Mindful drinking

Looking to cut down on alcohol and to reap the benefits of drinking less? Health journalist Carole Beck finds out the benefits of mindful drinking.

Whether it’s to save money or to avoid hangovers, the past decade has seen more people than ever in the UK cut back on alcohol. One in five people in the UK are already teetotal, while a study led by Oxford Brookes University found that a third of current drinkers would like to reduce their intake.

This is where ‘mindful drinking’ comes in. It’s about being more conscious of what’s in your glass and changing your habits so that you drink less alcohol. Now, the movement is on the rise with a surge in teetotal bars, the launch of grown-up alcohol-free drinks (the market grew 20.5% last year) and even mindful drinking festivals.

So, if you want to take control of how much you drink this party season, health journalist Carole Beck has answers to the most common questions about this new way of drinking…

Why should I try mindful drinking?

There’s solid science behind mindful drinking as a method of reducing alcohol intake. “One reason why people overeat or consume too much alcohol is because they simply don’t pay attention to what’s in front of them,” says Dr Charlotte Hilton, a psychologist specialising in behaviour change at the University of Nottingham. “Focusing on what you’re eating or drinking can help you stay in control of your intake.”

How do I know whether I need to drink more mindfully?

If you’re drinking more than you’re happy with, there are a few signs, suggests Laura Willoughby, co-founder of mindful drinking movement Club Soda, which also runs mindful drinking festivals. “You don’t have to be all over the place or out of work to have a problem with alcohol. For some, the wake-up call could be a relationship problem. Or, it could be that your hangovers are getting in the way of your weekends.”

As a rule, the NHS recommends drinking no more than 14 units of alcohol per week (the equivalent to a bottle and a half of wine or five pints of lager), and this applies to both men and women. Drinking more mindfully could be a helpful way to cut down, but if you’re ever worried about your alcohol intake, speak to your GP or visit one of these alcohol support services.

What are the benefits of mindful drinking?

Your health will benefit for starters. Too much alcohol can disrupt your sleep, increase your blood pressure and affect your weight (alcoholic drinks can be deceptively calorific). But there are wider health risks, too. “More than 100 studies in the past 10 years have shown a direct link between alcohol and breast cancer,” says Rosamund Dean, author of Mindful Drinking: How Cutting Down Can Change Your Life. Plus, mindful drinking can improve your mental health, including relationships, mood and energy levels.

Even better, drinking moderately will help your bank balance. And with fewer hangovers, you may find your performance at work improves, plus you’ll have more time and energy in your free time.

But mindful drinking isn’t an overnight fix – so acknowledge your starting point. “Someone who drinks daily to relax will take longer to change their habits than an occasional drinker,” says Dr Hilton. “Once you’ve reached your mindful drinking goal, you’ll need to maintain it for at least six months, and sometimes years, before the new behaviour feels natural.”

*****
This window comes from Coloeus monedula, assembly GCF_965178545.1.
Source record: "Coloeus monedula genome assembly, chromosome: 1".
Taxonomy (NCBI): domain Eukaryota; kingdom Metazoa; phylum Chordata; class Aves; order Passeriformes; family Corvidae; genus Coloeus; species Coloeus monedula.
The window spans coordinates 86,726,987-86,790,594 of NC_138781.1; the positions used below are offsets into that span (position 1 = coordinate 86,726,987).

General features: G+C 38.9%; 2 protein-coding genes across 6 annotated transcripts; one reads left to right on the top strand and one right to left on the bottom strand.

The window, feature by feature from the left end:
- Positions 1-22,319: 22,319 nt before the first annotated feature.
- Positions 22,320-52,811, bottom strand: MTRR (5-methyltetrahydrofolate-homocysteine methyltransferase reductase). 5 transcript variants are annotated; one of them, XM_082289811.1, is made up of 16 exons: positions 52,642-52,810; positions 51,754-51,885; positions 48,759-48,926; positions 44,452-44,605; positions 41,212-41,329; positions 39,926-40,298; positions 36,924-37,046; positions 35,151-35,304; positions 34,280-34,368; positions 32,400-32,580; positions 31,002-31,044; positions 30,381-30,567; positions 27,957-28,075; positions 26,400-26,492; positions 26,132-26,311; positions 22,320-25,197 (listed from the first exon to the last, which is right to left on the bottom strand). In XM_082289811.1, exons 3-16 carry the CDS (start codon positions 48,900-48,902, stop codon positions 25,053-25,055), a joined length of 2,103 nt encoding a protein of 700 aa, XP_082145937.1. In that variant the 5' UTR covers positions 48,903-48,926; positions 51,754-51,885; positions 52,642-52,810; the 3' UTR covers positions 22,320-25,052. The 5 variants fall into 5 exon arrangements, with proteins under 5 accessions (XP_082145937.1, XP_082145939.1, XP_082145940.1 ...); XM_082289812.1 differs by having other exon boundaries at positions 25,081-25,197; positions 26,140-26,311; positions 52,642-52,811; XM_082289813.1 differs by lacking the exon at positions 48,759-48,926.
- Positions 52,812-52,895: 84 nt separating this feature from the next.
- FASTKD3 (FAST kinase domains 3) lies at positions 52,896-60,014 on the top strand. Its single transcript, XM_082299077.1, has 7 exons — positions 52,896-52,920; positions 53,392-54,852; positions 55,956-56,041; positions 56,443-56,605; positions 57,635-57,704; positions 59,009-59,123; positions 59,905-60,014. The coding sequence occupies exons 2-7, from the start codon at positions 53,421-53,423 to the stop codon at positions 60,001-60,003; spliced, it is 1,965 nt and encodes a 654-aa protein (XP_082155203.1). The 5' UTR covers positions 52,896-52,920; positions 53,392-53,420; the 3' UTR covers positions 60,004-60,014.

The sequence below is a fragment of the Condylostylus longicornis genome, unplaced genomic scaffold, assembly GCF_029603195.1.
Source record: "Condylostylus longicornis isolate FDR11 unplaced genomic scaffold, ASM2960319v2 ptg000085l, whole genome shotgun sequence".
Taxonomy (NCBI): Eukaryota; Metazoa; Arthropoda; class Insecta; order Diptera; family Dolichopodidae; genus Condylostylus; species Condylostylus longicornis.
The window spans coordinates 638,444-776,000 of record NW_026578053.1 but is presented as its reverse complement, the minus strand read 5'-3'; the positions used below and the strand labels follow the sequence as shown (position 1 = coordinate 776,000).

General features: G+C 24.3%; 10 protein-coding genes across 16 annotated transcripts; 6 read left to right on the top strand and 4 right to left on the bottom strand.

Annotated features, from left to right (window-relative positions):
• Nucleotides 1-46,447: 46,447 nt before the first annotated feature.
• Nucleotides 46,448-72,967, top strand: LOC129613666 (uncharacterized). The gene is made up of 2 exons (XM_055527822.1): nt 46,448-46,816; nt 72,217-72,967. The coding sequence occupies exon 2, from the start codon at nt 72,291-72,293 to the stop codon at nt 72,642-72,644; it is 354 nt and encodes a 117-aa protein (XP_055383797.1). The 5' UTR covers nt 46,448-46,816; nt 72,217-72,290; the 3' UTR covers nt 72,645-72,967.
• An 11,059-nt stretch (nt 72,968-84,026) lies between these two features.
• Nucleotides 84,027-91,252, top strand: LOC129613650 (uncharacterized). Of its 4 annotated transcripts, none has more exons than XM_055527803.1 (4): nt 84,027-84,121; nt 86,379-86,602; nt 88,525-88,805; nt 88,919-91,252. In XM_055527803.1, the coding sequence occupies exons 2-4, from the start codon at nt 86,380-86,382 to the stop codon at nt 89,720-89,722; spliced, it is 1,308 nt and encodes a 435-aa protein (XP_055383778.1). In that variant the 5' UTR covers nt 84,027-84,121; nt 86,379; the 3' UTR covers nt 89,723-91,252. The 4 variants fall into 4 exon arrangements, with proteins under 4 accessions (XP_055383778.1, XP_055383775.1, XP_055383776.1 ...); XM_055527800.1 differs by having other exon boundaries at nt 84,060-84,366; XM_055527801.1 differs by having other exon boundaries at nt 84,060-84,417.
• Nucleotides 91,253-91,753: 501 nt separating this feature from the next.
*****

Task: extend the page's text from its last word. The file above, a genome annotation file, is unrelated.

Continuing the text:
How do I start drinking more mindfully?

Start by understanding your reasons for doing it – whether it’s to have fewer hangovers, to lose weight or to feel more in control on evenings out. “The more important something is to us, the better our chances of tackling it,” says Dr Hilton. She advises writing down your goals as a reminder.

Next, decide your approach to drinking less. “For some, going sober for a month can help reset your relationship with alcohol,” says Dean. It can also highlight habits you’ve formed around alcohol, like mindlessly reaching for a drink after work every day.

Alternatively, focus on cutting back. “Set goals, like only drinking on Fridays and Saturdays, and up to three drinks,” says Willoughby. “Others decide not to drink at home, or to drink a maximum of 10 times a year.”

Finally, if your night doesn’t go to plan, let it go. “It’s only from understanding why you weren’t successful that you can take useful pointers to make it work next time,” says Dr Hilton.

Top tips for mindful drinking at Christmas

  • Choose a soft drink for the first two rounds. “After that, decide whether you want to drink or not at that event,” suggests Willoughby.
  • Create alcohol-free Christmas traditions, like a spa and sauna day in December or swapping trips to the pub for festive walks.
  • We tend to feel less motivated to exercise in the winter, but without the hangover you’re more likely to be able to squeeze in that walk, run or gym session.

Where to drink alcohol-free

Looking for support? Head to one of these pioneering venues, which feature plenty of low-alcohol and alcohol-free alternatives:

  1. Redemption Bar – these dry bars in London’s Notting Hill and Shoreditch are alcohol-free and serve delicious plant-based food.
  2. All Bar One – this national chain serves alcohol but also has a great range of low-alcohol and alcohol-free drinks.
  3. Cosy Club – you’ll find low-alcohol beers and a menu of mocktails at this bar chain across the UK.
  4. The Mindful Drinking Festival – currently held in London and Glasgow, go along to taste a selection of the latest low and no-alcohol drinks or try a mixology class.

Fancy making your own alcohol-free cocktails at home? Try one of these three delicious drinks – perfect for your next gathering or party. 

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